You may be wondering what the food is like in Moldova. I’ve already mentioned the amazing Gagauz kivirma and the Ukrainian borscht, but today for lunch, I had solyanka, a thick, spicy and sour Russian soup offering a mix of fresh and cured beef and pork. It has become my favorite. I’m not sure I’ve seen or eaten it’s equal anywhere in Chicagoland.
Soups are always given before the main course, which in this case was baked turkey with plenty of vegetables.
While Moldova is not exactly a major destination for tourists, it does boast for having the two largest underground wineries in the world. I had a rare afternoon free to visit the Cricova Winery, just outside Chisinau. Cricova is not only famous for its wines, but during World War II, it became a hiding place for Jews, in wine barrels, during the Nazi invasion of the Soviet Union.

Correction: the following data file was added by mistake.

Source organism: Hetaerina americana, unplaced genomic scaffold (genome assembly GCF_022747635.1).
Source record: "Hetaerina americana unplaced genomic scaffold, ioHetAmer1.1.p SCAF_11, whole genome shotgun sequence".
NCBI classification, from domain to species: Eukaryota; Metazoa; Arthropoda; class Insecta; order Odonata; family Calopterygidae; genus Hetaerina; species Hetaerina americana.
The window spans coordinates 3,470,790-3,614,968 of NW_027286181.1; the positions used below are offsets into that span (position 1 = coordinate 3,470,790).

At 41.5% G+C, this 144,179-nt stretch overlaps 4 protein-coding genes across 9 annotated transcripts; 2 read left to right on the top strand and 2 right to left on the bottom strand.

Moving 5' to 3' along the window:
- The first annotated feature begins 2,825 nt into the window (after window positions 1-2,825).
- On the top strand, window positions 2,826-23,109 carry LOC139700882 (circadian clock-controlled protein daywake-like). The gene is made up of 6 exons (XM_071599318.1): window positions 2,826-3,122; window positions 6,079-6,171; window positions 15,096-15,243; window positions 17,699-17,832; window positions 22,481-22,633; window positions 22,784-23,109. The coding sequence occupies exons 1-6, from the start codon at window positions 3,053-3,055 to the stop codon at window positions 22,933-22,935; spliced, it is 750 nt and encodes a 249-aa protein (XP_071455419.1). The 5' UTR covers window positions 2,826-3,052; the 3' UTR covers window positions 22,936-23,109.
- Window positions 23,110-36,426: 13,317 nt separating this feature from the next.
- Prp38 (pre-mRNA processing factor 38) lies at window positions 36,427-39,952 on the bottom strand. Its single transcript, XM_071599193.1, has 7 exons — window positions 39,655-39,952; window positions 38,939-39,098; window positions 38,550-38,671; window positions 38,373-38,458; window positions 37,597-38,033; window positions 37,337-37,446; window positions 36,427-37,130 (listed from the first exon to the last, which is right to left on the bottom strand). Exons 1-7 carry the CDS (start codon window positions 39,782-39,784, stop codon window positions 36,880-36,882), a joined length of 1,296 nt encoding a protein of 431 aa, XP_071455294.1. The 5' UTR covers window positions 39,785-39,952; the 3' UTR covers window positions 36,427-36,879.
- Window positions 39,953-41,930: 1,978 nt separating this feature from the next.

Cricova has over 60 miles of tunnels housing 1.25 million bottles of over 653 different kinds of wines.
Among the elite guests besides myself, have been the Russian Cosmonaut Yuri Gagarin, Brejnev, Gorbachiov, and Putin. Secretary of State John Kerry also visited recently.
The oldest bottle of wine in this labyrinth of subterranean passageways is a 1902, “Jewish Easter Wine” from Jerusalem. An offer of $150,000 to purchase was declined.
Just so you know, I by-passed the wine tasting opportunity…